China Southern Airlines has retired its last two Airbus A380s, marking the type’s complete exit from the Chinese market after more than a decade of operations.
In its half-year financial report, the Guangzhou-based carrier – China’s only A380 operator – says it exited the two aircraft during the first half of 2023.
The fate of China Southern’s A380 fleet was thrust into the spotlight amid the Covid-19 pandemic, which saw China’s international borders firmly shut for nearly three years. The airline operated a small fleet of five superjumbos, operating them mainly on trans-Pacific routes to North America.
In February 2022, reports emerged that the airline was looking to dispose of its A380s by the end of that year, after chalking up heavy losses in the years of operation.
In April 2021, a senior airline executive said China Southern was reviewing the future of the type, acknowledging the uncertainty about the international recovery, coupled with high operating costs.
The airline’s first A380 was delivered in 2011, three years later than original projections, and began flying to Los Angeles in 2012. China Southern was said to be incurring millions of dollars in A380-related losses, before a change in scheduling helped the type generate profits.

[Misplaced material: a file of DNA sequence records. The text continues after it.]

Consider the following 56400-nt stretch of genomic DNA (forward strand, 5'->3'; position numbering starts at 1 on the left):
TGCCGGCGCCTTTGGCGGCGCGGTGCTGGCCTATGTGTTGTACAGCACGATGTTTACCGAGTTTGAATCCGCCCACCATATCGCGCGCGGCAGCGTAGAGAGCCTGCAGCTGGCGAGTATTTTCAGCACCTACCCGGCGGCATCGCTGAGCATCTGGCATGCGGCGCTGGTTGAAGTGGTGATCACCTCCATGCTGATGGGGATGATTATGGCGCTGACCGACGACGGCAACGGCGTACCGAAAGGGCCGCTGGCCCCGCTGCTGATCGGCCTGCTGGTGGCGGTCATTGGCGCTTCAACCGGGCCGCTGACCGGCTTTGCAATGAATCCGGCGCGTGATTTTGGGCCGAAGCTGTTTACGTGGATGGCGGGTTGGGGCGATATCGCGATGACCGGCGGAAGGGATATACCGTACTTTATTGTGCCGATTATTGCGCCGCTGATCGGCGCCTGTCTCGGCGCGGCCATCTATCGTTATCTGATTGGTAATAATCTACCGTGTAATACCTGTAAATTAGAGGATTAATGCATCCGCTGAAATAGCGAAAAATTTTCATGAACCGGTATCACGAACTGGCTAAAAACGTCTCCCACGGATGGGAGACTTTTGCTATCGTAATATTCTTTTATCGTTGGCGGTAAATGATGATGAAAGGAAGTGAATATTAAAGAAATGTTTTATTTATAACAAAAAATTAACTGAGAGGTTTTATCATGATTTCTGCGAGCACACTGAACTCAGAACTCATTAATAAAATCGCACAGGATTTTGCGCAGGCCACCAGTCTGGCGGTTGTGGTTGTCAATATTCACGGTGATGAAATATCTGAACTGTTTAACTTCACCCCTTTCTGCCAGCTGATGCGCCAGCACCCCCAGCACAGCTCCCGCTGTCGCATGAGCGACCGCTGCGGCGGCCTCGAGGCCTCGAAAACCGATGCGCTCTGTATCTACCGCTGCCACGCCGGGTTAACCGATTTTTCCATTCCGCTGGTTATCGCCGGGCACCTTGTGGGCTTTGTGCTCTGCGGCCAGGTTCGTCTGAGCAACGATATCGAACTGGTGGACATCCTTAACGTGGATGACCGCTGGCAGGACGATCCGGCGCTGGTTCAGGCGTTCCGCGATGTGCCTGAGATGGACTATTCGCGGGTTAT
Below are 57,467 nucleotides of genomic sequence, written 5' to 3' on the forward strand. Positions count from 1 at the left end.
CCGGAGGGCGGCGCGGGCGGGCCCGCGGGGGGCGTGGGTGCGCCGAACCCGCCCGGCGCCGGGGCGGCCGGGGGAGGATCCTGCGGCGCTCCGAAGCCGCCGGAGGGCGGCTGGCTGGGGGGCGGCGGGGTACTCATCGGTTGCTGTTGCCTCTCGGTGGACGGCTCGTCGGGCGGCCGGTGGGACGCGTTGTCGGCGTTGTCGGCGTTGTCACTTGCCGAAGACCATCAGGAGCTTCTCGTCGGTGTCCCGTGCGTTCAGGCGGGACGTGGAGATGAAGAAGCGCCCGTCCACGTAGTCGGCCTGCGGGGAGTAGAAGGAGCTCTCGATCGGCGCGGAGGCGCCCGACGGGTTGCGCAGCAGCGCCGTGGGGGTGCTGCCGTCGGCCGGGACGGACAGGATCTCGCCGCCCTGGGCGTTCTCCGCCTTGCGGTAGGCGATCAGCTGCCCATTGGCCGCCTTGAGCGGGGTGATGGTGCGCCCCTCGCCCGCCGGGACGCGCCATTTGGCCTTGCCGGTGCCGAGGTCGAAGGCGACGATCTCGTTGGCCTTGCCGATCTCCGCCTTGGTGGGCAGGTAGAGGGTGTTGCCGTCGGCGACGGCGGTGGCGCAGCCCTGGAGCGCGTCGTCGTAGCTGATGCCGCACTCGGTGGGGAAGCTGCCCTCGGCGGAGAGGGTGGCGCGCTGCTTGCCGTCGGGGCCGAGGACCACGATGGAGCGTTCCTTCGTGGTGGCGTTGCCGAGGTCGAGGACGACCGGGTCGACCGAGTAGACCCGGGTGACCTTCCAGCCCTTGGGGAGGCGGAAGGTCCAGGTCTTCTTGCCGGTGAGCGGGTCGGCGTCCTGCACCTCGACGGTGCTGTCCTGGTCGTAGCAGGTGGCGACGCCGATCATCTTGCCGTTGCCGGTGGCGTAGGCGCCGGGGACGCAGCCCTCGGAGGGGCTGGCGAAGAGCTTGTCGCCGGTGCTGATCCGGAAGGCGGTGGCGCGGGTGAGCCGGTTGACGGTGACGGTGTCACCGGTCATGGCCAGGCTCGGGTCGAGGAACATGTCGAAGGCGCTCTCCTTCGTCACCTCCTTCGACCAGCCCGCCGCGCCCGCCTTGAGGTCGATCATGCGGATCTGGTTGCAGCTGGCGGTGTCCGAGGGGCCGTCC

During the early days of the pandemic, China Southern deployed the A380 on domestic repatriation flights, as well as on routes with higher demand.
The A380 faces a mixed fate among Asia-Pacific carriers in a post-pandemic operating environment. Like China Southern, several other operators, such as Thai Airways International and Malaysia Airlines, have completely retired their A380s.
Meanwhile, airlines like Qantas and Singapore Airlines still operate the type, with Qantas recently indicating plans to keep the A380 in its fleet until around 2032.